In conducting my research I asked participating museums to indicate the duration of time their organisation has had a presence on Twitter.

Overwhelming the answer came back that tweeting was in the main a ‘new’ activity for these museums. With 60% stating that they had been tweeting for no more than 1 year, and 44% of these organisations for less than 6 months.

Jim Richardson‘s global data taken in July 2009 (415 museums) and January 2010 (871 museums, estimated figure closer to 1,000) reflects a huge surge in museums using Twitter in the second half of 2009. Seemingly an upward tread that has continued into 2010.

Interestingly however 37% of these museums that had begun using Twitter in the last year were updating their feeds infrequently (weekly to as little as less than once a month). A common complaint for the disadvantages of social networks that arose in the data was the time it takes to maintain them and keep the dialogue going – I wonder if this begins to explain these figures.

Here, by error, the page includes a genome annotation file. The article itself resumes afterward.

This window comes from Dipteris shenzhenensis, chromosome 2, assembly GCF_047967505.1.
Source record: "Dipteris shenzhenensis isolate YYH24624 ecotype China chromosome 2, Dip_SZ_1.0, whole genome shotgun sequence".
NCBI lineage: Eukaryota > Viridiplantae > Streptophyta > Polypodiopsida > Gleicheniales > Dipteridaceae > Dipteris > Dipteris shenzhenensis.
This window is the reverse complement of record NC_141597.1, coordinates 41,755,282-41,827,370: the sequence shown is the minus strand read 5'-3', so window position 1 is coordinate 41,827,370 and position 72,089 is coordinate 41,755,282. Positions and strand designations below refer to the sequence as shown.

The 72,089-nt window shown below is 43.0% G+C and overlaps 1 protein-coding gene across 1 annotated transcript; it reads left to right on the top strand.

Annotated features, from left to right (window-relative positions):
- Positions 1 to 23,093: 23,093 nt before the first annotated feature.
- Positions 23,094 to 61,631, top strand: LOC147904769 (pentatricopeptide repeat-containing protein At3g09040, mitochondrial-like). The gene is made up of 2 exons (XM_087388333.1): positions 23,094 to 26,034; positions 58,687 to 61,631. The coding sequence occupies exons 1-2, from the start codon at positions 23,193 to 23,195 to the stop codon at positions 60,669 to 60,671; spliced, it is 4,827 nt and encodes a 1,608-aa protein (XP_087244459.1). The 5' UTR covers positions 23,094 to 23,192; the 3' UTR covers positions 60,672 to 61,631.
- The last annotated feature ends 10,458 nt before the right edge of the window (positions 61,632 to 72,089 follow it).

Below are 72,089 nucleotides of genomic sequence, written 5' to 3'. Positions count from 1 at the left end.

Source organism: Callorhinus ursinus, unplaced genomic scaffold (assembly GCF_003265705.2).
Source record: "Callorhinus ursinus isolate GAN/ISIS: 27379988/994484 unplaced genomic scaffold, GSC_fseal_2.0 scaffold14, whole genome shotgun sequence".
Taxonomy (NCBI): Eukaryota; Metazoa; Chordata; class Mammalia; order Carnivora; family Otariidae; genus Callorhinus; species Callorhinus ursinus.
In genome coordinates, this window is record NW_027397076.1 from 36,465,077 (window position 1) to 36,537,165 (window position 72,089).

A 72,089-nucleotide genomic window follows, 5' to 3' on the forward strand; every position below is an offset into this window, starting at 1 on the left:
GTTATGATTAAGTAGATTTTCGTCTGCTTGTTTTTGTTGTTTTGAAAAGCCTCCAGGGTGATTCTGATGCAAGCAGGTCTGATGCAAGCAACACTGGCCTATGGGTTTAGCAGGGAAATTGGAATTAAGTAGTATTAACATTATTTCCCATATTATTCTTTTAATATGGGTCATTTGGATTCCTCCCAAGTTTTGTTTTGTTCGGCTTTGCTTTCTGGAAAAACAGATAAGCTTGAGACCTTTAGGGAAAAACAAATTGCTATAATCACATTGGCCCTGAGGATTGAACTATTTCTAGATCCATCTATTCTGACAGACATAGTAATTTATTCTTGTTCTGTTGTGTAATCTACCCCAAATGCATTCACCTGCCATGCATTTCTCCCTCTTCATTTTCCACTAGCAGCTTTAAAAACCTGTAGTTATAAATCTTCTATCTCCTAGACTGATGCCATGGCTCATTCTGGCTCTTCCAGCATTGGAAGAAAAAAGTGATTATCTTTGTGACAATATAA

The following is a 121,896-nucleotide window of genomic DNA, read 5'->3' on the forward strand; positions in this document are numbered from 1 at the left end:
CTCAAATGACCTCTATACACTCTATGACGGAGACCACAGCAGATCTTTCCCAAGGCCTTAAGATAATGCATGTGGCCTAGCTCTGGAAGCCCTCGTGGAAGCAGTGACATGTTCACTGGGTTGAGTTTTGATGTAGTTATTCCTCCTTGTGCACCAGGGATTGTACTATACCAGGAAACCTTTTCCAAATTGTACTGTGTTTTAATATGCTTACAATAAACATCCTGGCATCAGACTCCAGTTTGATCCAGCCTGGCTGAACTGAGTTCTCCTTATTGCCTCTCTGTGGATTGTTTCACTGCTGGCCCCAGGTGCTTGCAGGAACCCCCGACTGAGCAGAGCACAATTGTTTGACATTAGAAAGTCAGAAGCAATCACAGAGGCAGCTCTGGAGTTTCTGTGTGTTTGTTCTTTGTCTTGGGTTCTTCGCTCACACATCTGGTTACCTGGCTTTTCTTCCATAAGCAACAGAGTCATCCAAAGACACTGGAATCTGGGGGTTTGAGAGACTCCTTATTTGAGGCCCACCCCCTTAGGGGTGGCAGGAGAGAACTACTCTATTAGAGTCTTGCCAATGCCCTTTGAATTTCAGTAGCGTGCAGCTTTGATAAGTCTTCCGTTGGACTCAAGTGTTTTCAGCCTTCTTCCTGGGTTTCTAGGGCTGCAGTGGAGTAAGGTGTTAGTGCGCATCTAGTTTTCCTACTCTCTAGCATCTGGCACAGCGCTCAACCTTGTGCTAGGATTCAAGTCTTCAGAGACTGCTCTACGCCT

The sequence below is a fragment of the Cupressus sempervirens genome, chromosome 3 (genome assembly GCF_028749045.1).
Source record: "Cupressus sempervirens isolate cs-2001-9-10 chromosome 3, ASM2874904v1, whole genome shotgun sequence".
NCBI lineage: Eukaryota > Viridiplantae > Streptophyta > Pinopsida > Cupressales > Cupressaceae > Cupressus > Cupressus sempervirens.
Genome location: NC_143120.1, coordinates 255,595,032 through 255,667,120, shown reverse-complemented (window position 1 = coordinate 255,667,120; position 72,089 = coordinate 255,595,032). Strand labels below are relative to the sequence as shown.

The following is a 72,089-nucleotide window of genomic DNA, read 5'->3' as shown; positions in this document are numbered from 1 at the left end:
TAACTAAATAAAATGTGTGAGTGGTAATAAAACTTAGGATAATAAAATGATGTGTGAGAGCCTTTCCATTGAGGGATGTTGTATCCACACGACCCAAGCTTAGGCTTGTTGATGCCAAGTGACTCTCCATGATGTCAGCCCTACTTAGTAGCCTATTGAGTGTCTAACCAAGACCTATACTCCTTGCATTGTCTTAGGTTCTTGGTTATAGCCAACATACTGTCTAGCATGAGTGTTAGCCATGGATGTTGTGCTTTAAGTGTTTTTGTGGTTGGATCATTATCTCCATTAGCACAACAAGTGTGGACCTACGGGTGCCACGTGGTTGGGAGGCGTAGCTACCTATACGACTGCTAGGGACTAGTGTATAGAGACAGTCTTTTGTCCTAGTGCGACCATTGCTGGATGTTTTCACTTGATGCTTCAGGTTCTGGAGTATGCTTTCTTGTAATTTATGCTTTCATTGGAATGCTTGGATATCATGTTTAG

If audiences are to by developed through these channels it is all all very well to use them as listening posts – of course what audiences are saying about you is important. Yet surely this needs to then be taken further with consistent and balanced engagement needed to ensure meaningful relationships are built and maintained?

Museums have had a historic reputation for being elitist institutions therefore I question being in the ‘room’ if you’re not conversing, has it even got the potential to give a negative impression? Is it not better to focus efforts into another platform where as less frequent dialogue is needed, for example a well written and insightful blog? I’d hope audiences would forgive you not being in the Twitter-sphere if your online activities still pointed to becoming more inclusive and outward facing.

Image c/o mallix licensed under Creative Commons.

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